KABUL (Reuters) - Golfers who tee-off at the Kabul Golf Course don’t have to worry about their balls landing in the traditional golf hazards of sand bunkers and ponds.
The Afghan capital’s only golf course is one giant hazard.
From tee to green, there is not a patch of grass; only weeds, rocks, baked-hard mud and the odd strand of barbed wire.
Even the “greens” are treacherous and wrongly named: made from compacted pools of black, oily sand, they swarm with nests of angry ants.
But Kabul Golf Club has become more than a unique test of golfing skill and nerve since it re-opened three years ago, after U.S.-led forces swept the Taliban militia from power in 2001.
In Afghanistan’s sad world of war, kidnappings, beheadings and extreme poverty, the 40-year-old course on the edge of Kabul also offers a glimmer of the past and a distant view of better times.
In the late 1960s and 1970s, when Afghanistan was a peaceful kingdom and a romantic destination for Western travelers, the club was a playground for Afghan royalty — and an instant obsession for a young Afghan boy called Muhammad Afzal Abdul.
“I came here one day from school and people play golf, two or three American people,” recalled Afzal, 48, who is now the club’s golf pro’ and manager.
“I watch (one of them) and he said, you like to hit the ball? And he gave me one ball and I shoot it over the road, first time. He gave me one club and one ball and he said, you practice.”
Back then, the fairways were grassed and held trees, Afzal said through broken teeth as he squinted at the barren course, his bearded face creased from decades of war and hardship.
Nestled beside an alpine lake and overlooked by snowy peaks, the nine-hole course can still conjure up an image of its original charm, the fields of Afzal’s youth. But not for long.
Reminders of war are everywhere: an old Soviet tank stands on a nearby hill, still pointed at Kabul, and the sixth hole, a long par 5, is flanked by the ruins of a Soviet army outpost. A string of barbed wire trails across the first fairway.
And until U.S. troops invaded in 2001, the stout little pro’ shop was home to fighters from the Taliban, who Afzal said jailed him for three months because he had worked with foreigners.
Afzal, who plays off no handicap and won several tournaments in Kabul in the 1970s, said the course had largely closed after the Soviets invaded in 1979, though some intrepid players still ventured out at times.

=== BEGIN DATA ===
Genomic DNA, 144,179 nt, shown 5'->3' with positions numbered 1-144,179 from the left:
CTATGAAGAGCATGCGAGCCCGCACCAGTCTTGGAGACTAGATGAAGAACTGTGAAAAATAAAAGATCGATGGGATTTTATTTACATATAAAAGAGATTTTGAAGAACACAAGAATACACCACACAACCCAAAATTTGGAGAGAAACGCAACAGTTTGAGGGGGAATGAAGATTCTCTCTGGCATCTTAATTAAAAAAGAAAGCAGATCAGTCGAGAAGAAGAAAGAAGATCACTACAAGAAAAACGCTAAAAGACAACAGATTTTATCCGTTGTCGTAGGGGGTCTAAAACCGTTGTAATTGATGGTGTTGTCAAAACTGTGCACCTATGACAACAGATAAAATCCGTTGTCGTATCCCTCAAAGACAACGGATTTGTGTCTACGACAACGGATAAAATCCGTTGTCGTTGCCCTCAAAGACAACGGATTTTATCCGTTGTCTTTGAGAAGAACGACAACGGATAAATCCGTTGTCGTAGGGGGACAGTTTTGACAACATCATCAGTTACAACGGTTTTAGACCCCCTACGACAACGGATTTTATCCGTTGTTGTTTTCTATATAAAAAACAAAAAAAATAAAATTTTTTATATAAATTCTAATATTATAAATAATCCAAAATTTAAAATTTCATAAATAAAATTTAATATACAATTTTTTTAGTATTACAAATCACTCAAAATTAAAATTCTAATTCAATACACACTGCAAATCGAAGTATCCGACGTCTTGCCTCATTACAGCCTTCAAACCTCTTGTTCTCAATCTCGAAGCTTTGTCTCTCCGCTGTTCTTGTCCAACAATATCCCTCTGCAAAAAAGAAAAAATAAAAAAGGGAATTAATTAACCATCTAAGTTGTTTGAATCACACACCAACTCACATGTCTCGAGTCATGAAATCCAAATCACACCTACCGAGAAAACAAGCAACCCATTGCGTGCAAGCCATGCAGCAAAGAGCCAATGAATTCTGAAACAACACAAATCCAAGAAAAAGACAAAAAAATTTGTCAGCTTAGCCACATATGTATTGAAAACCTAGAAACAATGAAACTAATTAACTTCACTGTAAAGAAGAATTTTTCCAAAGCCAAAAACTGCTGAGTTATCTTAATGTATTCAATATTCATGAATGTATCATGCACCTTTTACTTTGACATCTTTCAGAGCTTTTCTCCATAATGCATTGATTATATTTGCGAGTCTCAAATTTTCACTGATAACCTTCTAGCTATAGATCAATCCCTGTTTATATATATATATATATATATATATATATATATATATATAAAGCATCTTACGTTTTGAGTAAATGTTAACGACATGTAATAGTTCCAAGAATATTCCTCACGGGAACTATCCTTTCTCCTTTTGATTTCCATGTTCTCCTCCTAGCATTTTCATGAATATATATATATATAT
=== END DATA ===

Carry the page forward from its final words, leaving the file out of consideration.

After the Soviets left in 1989, it became a battle field. Shells screamed overhead as the anti-communist mujahideen closed in on the capital, Afzal explained as he dangled a bag of irons from his shoulder and pointed to the surrounding mountains.
“Hekmatyar was shooting the big gun here. We closed,” Afzal said, referring to Gulbuddin Hekmatyar, a mujahideen commander who fought a vicious war with rival Ahmad Shah Masoud until the Taliban finally drove them both out of Kabul in 1996.
In 2004, the club finally reopened and is now controlled by a former mujahideen fighter who is also trying to turn the adjacent lake, an old picnic spot, once more into a family retreat — away from the suicide bombings and NATO patrols of the city.
Like the golf course, it is a hopeful scene: Afghan families walk the foreshore or meander in swan-shaped paddle boats across the lake. There are freshly painted picnic shelters, a swing for children and small restaurants serving fresh bread and green tea.
The golf course remains a novelty for mostly foreigners, but Afzal says wealthy Afghans also play. He and his younger brother, Khan Muhammad, have also started a golf school for dozens of Afghan boys and hold an annual caddies’ tournament in autumn.
There is even a Web site www.kabulgolfclub.com/, which explains the course's idiosyncrasies, such as the need to tee up the ball or sit it on a dinner-plate-sized mat for every shot.
A spotter is also stationed ahead on the fairway to watch the tee shots, standing in harm’s way in order to keep an eye on the balls as they ricochet wildly off the rocky terrain.
Despite all the hazards, both on and off the course, Afzal dreams of returning Kabul Golf Club to the fairways of his youth.
He can even imagine grass.
“I ask other countries. I want them to help me. I can make it a good golf course for Afghanistan.”